November is not always everyone’s favourite month of the year. It’s getting cold and dark and the excitement of Christmas is yet to kick in. However, there are several occasions to mark in November which your children can learn about and get involved in.
Remember, remember the 5th November
It’s Bonfire Night at the beginning of the month, a day when we remember the Gunpowder Plot of 1605, when Guy Fawkes and his associates tried to blow up the Houses of Parliament.
Up and down the country bonfires will be burning a Guy and fireworks displays will light up the sky. A lot of celebrations were cancelled last year but many are back on for 2021 so you might want to take the kids down to your local display.
If you’re celebrating at home, try making some traditional Bonfire foods to warm you up – from warm pork pie and mushy peas to sweet treats like Yorkshire Parkin, toffee apples and toasted marshmallows melted in hot chocolate.
Add to the excitement with some sparklers for the kids – just make sure they wear gloves while holding them! If you’re having fireworks at home, it goes without saying to stay safe and read the instructions.
Remembrance Day – 11th November
Remembrance Day is observed on 11th November, when our country, plus many others around the world, pauses at the 11th hour to remember those who sacrificed their lives in World War One and every war since for the freedom we enjoy today.
It can be hard to explain to little ones the importance of remembrance, but there are things you can do to introduce it.
Buy a poppy to support the campaign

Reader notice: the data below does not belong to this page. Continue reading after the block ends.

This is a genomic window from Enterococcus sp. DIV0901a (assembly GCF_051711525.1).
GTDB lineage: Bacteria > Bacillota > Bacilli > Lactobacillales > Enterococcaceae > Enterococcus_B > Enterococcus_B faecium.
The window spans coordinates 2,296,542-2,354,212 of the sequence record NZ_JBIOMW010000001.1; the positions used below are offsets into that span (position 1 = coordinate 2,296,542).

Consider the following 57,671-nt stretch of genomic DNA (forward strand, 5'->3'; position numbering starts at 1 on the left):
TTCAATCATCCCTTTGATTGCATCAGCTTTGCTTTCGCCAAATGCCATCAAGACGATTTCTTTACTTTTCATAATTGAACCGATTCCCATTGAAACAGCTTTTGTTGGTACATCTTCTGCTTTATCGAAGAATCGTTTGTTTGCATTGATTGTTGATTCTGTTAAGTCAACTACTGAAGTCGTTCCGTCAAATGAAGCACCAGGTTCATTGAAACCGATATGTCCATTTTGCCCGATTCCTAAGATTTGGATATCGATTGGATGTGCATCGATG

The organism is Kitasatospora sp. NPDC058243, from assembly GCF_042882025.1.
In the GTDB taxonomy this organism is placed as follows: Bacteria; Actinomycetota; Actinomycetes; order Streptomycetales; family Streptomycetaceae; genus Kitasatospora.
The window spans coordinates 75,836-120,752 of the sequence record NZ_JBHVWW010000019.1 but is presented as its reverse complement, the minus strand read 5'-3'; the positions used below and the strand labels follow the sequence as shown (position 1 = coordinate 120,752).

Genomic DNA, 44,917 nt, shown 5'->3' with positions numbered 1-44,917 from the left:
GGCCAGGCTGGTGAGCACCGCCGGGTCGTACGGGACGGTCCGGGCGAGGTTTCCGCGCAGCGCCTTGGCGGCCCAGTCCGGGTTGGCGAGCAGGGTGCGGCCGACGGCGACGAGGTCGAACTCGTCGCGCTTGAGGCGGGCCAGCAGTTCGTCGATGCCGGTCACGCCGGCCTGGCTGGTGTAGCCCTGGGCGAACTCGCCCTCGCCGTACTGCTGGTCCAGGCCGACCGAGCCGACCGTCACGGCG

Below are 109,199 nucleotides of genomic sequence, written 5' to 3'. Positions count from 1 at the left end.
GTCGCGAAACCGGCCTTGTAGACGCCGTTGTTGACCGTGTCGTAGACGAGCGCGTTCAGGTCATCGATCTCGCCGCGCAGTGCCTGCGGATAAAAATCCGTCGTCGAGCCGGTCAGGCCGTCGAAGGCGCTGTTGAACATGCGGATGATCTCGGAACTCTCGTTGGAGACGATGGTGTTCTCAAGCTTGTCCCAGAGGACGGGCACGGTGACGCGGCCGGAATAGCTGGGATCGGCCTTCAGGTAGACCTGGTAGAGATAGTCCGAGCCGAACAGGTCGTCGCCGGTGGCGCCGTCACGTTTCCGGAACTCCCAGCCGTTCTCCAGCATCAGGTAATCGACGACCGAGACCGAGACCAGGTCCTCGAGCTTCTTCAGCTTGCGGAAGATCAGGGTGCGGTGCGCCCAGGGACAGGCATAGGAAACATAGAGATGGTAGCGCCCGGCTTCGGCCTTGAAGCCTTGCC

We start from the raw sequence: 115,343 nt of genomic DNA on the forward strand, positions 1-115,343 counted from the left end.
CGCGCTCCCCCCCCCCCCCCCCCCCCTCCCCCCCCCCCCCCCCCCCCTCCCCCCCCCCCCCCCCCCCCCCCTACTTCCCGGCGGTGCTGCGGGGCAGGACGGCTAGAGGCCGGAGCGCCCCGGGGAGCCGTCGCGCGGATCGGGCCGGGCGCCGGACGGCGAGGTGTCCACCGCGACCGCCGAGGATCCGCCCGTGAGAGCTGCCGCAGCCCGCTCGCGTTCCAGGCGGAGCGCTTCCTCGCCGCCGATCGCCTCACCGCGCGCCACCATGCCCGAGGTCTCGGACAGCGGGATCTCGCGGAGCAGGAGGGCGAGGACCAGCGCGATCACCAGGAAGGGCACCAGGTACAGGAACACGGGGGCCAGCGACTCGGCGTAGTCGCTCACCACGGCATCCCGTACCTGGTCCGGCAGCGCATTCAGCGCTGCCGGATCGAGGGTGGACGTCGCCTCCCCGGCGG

Poppies are a common sight in the weeks leading up to Remembrance Day, a mark of remembrance for those who have fought or fallen in wars across the years. The poppy became a symbol of remembrance after the First World War due to the abundance that grew wild in the ex-battlefields of northern France and Belgium.
There’ll be a two-minute silence at 11am on Remembrance Day – try to encourage your kids to take part in this, explaining the significance of how it allows us to reflect, remember and honour those who’ve made the ultimate sacrifice for our country.
If your children are involved in Scouts/Guides or military cadets, they might be involved in a remembrance parade and wreath-laying on Remembrance Sunday (14th November). This is another great opportunity to show children the importance of remembrance.
Children in Need – 19th November
Most of us will be familiar with BBC Children in Need, the modern televised appeal has been broadcast every year since 1980. That year saw a dramatic increase in donations with £1million raised. But did you know the first ever children’s BBC radio appeal was broadcast on Christmas Day, 1927? That first appeal raised more than £1,300 (c.£70,000 in today’s money).
Schools often take part in Children in Need and encourage children to dress up (or down!) for school, with bake sales and sweepstakes in place to help raise funds.
Check in with your child’s school to see if they’re taking part and what they’re doing. This year the charity’s partnering with Strictly Come Dancing, where they’re asking kids and adults alike to ‘Get their Strictly on’ by glamming up for school or work, adding a little sparkle to the day with sequins, feather boas, bow ties – the sky’s the sparkly limit!
If you want to do something more active you can join in on the Countryfile Ramble or take on a cycling challenge to support the Rickshaw challenge and Pedal for Pudsey.
However you get involved, you’ll be sure to help underprivileged children in the UK and around the world.